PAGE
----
5 ways to measure the quality of your engineering culture

We’ve looked at five pillars of high-performing engineering organizations to show you how to standardize, quantify, and track your way to a better culture.

Nikhil Unni
January 19, 2022

Do engineers on your team have to dig through logs to debug a service because there’s no documentation, get bottlenecked by pull requests that sit around for too long, or generally feel pain in their day-to-day work? These issues are quite common. Even though engineering leaders and SREs usually have a good idea of what makes for a high-performance engineering culture, their best intentions get pushed aside as deadlines pile up and teams are shuffled around.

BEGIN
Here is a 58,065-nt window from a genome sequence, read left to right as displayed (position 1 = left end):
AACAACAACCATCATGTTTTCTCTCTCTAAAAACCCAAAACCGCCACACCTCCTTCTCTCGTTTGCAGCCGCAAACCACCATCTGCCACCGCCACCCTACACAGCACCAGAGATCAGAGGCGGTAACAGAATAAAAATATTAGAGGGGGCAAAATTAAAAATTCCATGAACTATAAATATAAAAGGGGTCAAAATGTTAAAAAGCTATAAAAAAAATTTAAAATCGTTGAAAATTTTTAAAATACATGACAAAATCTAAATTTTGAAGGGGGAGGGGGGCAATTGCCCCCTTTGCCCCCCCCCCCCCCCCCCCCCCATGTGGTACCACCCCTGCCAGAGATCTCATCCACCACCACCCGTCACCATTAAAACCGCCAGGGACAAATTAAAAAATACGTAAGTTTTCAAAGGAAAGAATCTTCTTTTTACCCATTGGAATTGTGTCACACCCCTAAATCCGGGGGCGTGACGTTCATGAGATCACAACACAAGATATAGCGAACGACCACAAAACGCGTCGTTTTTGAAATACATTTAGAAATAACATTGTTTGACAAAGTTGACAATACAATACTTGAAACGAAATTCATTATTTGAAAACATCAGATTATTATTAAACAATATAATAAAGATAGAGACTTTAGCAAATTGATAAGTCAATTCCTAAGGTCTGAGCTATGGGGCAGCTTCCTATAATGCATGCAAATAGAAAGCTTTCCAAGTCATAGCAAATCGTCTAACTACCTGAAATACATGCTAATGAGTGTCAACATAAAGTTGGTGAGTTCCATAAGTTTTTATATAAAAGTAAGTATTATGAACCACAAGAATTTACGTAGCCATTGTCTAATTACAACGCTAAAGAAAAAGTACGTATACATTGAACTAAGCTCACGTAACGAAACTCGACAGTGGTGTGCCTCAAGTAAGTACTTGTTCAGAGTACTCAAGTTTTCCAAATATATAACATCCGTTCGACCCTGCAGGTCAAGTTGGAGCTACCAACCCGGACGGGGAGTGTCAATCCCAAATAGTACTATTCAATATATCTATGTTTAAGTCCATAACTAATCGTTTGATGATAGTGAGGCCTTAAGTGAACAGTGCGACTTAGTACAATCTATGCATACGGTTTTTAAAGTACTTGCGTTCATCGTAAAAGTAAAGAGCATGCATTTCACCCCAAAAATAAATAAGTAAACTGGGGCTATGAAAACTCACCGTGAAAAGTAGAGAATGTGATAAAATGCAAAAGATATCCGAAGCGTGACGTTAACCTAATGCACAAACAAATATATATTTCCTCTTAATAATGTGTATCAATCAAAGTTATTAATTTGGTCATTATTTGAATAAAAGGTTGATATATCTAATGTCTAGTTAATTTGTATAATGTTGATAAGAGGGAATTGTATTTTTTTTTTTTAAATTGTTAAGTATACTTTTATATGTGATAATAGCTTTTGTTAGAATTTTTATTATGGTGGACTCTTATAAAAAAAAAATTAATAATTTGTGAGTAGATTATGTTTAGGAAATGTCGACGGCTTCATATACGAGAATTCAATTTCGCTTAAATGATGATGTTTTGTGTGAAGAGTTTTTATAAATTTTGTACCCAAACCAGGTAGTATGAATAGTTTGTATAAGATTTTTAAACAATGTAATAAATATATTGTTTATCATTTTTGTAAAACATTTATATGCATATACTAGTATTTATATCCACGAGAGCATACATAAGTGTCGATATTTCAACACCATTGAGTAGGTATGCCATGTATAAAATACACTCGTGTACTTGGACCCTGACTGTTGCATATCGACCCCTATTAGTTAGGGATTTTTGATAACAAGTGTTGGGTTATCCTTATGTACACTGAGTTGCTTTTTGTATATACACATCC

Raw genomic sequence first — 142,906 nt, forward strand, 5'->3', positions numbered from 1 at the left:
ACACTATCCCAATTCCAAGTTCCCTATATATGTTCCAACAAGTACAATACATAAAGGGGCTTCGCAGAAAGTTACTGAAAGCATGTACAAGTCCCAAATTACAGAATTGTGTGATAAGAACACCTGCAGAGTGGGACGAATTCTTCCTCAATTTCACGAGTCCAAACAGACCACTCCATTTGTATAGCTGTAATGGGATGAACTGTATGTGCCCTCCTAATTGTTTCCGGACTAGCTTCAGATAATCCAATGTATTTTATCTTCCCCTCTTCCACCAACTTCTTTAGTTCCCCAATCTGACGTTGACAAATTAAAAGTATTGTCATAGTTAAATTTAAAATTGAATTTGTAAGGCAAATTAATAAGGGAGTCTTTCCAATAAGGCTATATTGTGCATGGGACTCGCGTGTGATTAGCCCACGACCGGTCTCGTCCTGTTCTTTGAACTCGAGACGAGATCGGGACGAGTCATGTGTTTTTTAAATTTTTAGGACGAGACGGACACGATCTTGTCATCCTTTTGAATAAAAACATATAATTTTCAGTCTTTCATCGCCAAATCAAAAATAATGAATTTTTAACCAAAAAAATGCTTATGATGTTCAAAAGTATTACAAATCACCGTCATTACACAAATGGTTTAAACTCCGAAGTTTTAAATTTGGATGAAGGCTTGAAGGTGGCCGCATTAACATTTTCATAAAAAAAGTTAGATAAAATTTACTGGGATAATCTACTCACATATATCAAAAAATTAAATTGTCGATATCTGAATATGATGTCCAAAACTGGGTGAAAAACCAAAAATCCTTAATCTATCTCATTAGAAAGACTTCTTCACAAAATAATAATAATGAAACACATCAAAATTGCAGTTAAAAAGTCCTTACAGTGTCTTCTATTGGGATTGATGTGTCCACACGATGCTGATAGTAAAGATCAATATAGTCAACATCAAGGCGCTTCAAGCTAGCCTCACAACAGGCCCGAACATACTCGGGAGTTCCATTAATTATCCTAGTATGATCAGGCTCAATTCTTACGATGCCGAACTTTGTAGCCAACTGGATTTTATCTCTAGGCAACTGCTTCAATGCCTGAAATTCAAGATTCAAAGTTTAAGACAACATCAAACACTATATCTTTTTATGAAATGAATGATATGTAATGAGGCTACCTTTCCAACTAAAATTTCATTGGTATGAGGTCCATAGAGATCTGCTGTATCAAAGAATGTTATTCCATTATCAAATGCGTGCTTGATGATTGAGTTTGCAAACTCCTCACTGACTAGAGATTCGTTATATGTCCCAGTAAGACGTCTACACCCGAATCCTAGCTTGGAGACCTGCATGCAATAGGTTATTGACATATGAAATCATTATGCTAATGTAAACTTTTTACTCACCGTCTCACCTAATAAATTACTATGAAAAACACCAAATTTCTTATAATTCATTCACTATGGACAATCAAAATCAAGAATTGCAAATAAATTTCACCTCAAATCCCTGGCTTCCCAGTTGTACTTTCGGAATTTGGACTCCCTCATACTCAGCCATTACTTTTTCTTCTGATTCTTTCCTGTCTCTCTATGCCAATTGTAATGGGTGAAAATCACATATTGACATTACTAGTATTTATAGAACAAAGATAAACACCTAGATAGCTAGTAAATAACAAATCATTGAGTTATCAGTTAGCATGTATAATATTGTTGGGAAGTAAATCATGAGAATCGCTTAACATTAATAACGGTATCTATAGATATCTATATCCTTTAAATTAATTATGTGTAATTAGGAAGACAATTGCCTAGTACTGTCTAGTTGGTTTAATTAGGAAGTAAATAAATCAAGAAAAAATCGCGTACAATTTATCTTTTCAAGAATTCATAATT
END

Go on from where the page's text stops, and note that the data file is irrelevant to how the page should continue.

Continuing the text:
Why is it so hard to make progress on cultural change? One theory is that as engineers, we tend to devote a lot of resources to solving technical problems, but not as many to solving cultural problems, which might seem insurmountable and abstract. A way around this is to approach cultural issues as we do anything else: with data. It’s actually not that hard to systematically quantify your engineering best practices.

In this article, we’ll show you how to stop the pain by defining and tracking toward cultural change. As examples, we’ve picked five pillars of engineering culture that resonate with us, but you can use the same strategies on any other cultural objectives that you might have for your organization. 

Measuring if your culture is proactive, not reactive